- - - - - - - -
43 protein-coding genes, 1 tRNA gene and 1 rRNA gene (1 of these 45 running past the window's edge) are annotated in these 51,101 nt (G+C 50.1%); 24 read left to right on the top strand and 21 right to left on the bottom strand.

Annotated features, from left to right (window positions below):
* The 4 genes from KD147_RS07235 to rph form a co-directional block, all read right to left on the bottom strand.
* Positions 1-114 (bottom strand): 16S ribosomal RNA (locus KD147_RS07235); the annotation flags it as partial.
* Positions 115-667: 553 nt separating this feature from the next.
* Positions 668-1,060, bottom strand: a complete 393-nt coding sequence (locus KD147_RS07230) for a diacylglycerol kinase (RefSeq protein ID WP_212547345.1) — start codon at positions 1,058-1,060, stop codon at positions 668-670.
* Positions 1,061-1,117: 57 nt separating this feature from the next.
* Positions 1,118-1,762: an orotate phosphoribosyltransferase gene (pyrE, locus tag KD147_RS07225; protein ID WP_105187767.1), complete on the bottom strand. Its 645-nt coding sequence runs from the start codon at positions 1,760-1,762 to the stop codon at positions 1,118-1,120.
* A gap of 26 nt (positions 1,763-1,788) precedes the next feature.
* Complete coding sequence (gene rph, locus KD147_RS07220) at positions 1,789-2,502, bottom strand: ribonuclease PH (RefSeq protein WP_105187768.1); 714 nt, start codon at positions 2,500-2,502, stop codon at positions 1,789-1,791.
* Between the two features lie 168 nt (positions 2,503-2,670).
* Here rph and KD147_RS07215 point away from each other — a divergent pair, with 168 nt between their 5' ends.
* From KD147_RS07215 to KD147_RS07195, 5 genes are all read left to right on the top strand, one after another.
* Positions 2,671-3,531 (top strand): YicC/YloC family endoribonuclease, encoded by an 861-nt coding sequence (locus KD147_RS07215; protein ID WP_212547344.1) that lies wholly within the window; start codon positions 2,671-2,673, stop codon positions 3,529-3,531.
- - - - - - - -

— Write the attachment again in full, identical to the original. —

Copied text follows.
43 protein-coding genes, 1 tRNA gene and 1 rRNA gene (1 of these 45 running past the window's edge) are annotated in these 51,101 nt (G+C 50.1%); 24 read left to right on the top strand and 21 right to left on the bottom strand.

Annotated features, from left to right (window positions below):
* The 4 genes from KD147_RS07235 to rph form a co-directional block, all read right to left on the bottom strand.
* Positions 1-114 (bottom strand): 16S ribosomal RNA (locus KD147_RS07235); the annotation flags it as partial.
* Positions 115-667: 553 nt separating this feature from the next.
* Positions 668-1,060, bottom strand: a complete 393-nt coding sequence (locus KD147_RS07230) for a diacylglycerol kinase (RefSeq protein ID WP_212547345.1) — start codon at positions 1,058-1,060, stop codon at positions 668-670.
* Positions 1,061-1,117: 57 nt separating this feature from the next.
* Positions 1,118-1,762: an orotate phosphoribosyltransferase gene (pyrE, locus tag KD147_RS07225; protein ID WP_105187767.1), complete on the bottom strand. Its 645-nt coding sequence runs from the start codon at positions 1,760-1,762 to the stop codon at positions 1,118-1,120.
* A gap of 26 nt (positions 1,763-1,788) precedes the next feature.
* Complete coding sequence (gene rph, locus KD147_RS07220) at positions 1,789-2,502, bottom strand: ribonuclease PH (RefSeq protein WP_105187768.1); 714 nt, start codon at positions 2,500-2,502, stop codon at positions 1,789-1,791.
* Between the two features lie 168 nt (positions 2,503-2,670).
* Here rph and KD147_RS07215 point away from each other — a divergent pair, with 168 nt between their 5' ends.
* From KD147_RS07215 to KD147_RS07195, 5 genes are all read left to right on the top strand, one after another.
* Positions 2,671-3,531 (top strand): YicC/YloC family endoribonuclease, encoded by an 861-nt coding sequence (locus KD147_RS07215; protein ID WP_212547344.1) that lies wholly within the window; start codon positions 2,671-2,673, stop codon positions 3,529-3,531.